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The Women's Museum's Dreams of Flight Exhibit Opening Coincides with Legendary Pilot's Birthday, Amelia Earhart

WASP (photo courtesy of Texas Woman's University)

WASP (photo courtesy of Texas Woman's University)

National Women’s Museum in Dallas, Texas, opens exhibit dedicated to the accomplishment of women in air and space.

The Women’s Museum: An Institute for the Future announces the opening of Dreams of Flight: A Journey through Air and Space on Friday, July 23, 2010, and runs through October 31, 2010. In a special twist, the opening of the exhibit coincides with one of America’s beloved pioneers of flight birthday, Amelia Earhart, born July 24, 1897. Amelia Earhart became the first woman to make a non-stop Trans-Atlantic flight in 1932. In June 1937, Amelia began the infamous final trip that would mark the first around-the-world flight. She and her navigator, Frederick Noonan, completed almost two-thirds of their flight when they were lost at sea.

Amelia Earhart (Schlesinger Library, Radcliffe Institute, Harvard University)

Amelia Earhart (Schlesinger Library, Radcliffe Institute, Harvard University)

Women have broken boundaries in the realm of air and space as pilots, astronauts, astrophysicists and scientists. The more than 40 women featured in Dreams of Flight: A Journey through Air and Space, presented by ExxonMobil, demonstrate remarkable resilience, strength and character in the face of opposition. This exhibition highlights the women, from the earliest pioneers of flight including Amelia Earhart, Bessie Coleman (Texas native), Jaqueline Cochran and Jeana Yeager (Fort Worth, Texas, native), to science and space innovators such as Barbara Askins, Patricia Cowings and Jerrie Cobb.

Dreams of Flight represents the personal sacrifices and professional fortitude of more than 40 women who have made unparalleled contributions to the areas of science, technology, engineering and mathematics in an effort to advance these fields in America.

Dreams of Flight: A Journey through Air and Space will feature items on loan from museums and collections across America, including uniforms, artifacts, images, videos and interactive activities.

The exhibit is broken down into areas where women had the most impact in aeronautics:

  • FIRST IN FLIGHT – the first women in America to fly planes, perform aeronautic acrobatics, and pave the way for future women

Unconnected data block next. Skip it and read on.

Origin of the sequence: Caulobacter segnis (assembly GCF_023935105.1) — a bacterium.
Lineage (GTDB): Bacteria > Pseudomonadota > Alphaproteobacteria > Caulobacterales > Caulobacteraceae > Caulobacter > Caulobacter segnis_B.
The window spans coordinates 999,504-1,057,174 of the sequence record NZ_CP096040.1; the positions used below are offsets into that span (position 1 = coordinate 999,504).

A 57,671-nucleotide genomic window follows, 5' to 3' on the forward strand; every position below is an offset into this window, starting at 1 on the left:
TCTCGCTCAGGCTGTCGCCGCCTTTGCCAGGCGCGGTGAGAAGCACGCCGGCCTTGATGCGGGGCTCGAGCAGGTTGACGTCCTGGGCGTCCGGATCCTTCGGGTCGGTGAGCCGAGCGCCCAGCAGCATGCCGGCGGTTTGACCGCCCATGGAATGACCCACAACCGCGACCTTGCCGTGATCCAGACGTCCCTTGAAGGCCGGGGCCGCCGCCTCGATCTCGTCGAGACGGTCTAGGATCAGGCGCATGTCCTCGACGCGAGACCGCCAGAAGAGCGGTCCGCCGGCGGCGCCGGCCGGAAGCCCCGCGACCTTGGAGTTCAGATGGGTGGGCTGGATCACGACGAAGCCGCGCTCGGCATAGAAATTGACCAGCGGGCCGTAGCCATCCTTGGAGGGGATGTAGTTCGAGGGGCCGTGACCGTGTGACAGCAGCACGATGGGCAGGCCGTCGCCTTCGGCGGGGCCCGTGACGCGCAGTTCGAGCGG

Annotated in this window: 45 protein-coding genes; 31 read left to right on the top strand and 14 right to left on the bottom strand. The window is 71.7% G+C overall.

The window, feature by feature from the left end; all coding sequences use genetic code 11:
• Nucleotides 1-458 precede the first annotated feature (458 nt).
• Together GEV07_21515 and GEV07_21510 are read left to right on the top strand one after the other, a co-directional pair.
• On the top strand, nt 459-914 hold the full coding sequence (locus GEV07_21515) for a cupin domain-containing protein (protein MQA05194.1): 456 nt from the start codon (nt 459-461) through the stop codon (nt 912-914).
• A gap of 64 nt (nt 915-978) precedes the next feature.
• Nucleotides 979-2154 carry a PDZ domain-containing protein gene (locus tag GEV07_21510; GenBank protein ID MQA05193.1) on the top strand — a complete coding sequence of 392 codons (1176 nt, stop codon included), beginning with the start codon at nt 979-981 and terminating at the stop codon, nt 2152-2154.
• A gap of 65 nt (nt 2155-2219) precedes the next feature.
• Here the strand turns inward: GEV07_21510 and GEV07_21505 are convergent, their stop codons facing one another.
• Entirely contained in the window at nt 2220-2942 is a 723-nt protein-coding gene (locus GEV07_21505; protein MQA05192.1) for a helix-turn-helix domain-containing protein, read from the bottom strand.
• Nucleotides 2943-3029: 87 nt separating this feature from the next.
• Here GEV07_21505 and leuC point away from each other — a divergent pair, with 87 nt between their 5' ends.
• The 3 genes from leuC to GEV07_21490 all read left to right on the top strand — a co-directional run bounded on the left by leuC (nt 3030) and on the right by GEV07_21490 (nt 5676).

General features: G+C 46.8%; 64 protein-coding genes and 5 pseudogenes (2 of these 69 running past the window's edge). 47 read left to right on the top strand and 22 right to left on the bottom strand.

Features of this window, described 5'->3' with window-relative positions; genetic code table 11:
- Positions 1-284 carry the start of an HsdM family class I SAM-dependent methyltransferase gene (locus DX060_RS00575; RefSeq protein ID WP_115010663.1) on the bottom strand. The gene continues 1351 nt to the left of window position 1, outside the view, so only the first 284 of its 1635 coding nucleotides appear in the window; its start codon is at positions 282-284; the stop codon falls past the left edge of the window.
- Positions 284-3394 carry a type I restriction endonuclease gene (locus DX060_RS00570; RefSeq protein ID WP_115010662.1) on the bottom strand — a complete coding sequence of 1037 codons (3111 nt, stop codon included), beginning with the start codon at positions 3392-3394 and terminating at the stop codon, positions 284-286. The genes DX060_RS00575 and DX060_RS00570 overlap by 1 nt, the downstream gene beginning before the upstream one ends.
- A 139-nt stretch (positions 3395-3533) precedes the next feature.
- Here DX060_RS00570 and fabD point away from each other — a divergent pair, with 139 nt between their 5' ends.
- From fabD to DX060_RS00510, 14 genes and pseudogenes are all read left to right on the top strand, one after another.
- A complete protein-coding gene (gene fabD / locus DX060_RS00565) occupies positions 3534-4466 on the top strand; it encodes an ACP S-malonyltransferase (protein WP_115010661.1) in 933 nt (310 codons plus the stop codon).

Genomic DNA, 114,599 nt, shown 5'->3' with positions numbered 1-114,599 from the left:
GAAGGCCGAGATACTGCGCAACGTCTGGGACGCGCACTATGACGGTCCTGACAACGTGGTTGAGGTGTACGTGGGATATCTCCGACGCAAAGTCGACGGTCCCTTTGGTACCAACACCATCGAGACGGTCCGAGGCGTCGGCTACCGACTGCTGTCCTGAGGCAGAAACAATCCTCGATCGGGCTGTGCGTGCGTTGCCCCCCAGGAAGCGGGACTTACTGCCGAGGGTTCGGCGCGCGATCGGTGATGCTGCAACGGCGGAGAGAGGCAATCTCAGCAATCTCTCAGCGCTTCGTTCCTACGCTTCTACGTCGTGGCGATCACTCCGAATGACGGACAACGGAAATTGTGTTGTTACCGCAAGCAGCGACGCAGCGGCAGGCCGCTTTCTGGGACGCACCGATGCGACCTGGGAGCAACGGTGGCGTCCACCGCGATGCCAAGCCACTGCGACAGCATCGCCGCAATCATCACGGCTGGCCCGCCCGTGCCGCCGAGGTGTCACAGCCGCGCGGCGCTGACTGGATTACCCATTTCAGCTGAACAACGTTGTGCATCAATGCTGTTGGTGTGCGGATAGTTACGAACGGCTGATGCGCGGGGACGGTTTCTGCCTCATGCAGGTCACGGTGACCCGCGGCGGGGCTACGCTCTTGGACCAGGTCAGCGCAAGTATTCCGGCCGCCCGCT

• FLY GIRLS – During WWII women would given the chance to serve their country and through the development of the WAFS and WFTD, the WASP were created, and became the first women to serve as pilots and fly military aircraft for the United States Army Air Forces during World War II.
  • TURBULANT TIMES – Although women had been flying since the early 1900s, were still not accepted into aeronautics. The FLATS (or Mercury 13) went through rigorous training to be accepted into NASA
  • LIFT OFF – Women began to make their mark in aeronautics and space flight, as well as commercial flight and unique piloting careers. Women worked as both pilots, astronauts, and in supporting roles such as scientists, engineers, and on ground commanders.

“It is appropriate that our 10th Year Anniversary features women for whom the sky was NOT the limit,” said Wanda Brice, CEO of The Women’s Museum. “Like those adventurous flying women, the women who dreamed of and made happen The Women’s Museum, saw the possibilities and flung themselves into the project. The contributions of women to the fields of air and space are too often overlooked. This year, they will be celebrated by all the visitors to the now well-established Women’s Museum: An Institute for the Future.”

In conjunction with Dreams of Flight, the Museum opens two exhibits Fly Girls and Women and Flight. Fly Girls is a traveling exhibit created by Texas Woman’s University (TWU). Texas Woman’s University completed the exhibit, FlyGirls, in 2000 for the WASP Reunion, which was held, in part, on the TWU campus in Denton, Texas. The exhibit consists of nine cloth panels that share the history of America’s Fly Girls.

Women and Flight, images by Carolyn Russo, is an exhibit of selected images from the Women and Flight collection, which originally toured as a SITES traveling exhibition and was created by photographer Carolyn Russo. Photographs include images of Jean Ross Howard-Phelan, Shannon Lucid, Patty Wagstaff, Susan Still, Eileen Collins, and many others.

The Women’s Museum, celebrating a decade of empowering women in association with the Smithsonian Institution, is the nation’s only comprehensive women’s history museum that chronicles the lives of American women through interactive exhibits. The Women’s Museum is supported, in part, by the City of Dallas, Office of Cultural Affairs. Museum hours are Tuesday through Sunday, noon to 5:00 p.m. (closed Mondays). For more information, please visit

Presenting Sponsor

ExxonMobil is committed to advancing U.S. math and science education and does so by supporting a wide variety of educational initiatives. This outreach includes programs that seek to improve education and career opportunities for minorities and women, particularly within the fields of science, technology, engineering, and mathematics.

Lending Institutions: The Women’s Museum collaborated with other institutions to bring exciting and interesting artifacts and images in for this exhibit. The lending institutions include: the Gee Library Special Collections, Texas A & M University-Commerce; The Women’s Collection of the Blagg-Huey Library at Texas Woman’s University; Johnson Space Center; National Air and Space Museum; Wings Across America; Patty Waggstaff; and many others.

Sally Ride (NASA)

Sally Ride (NASA)

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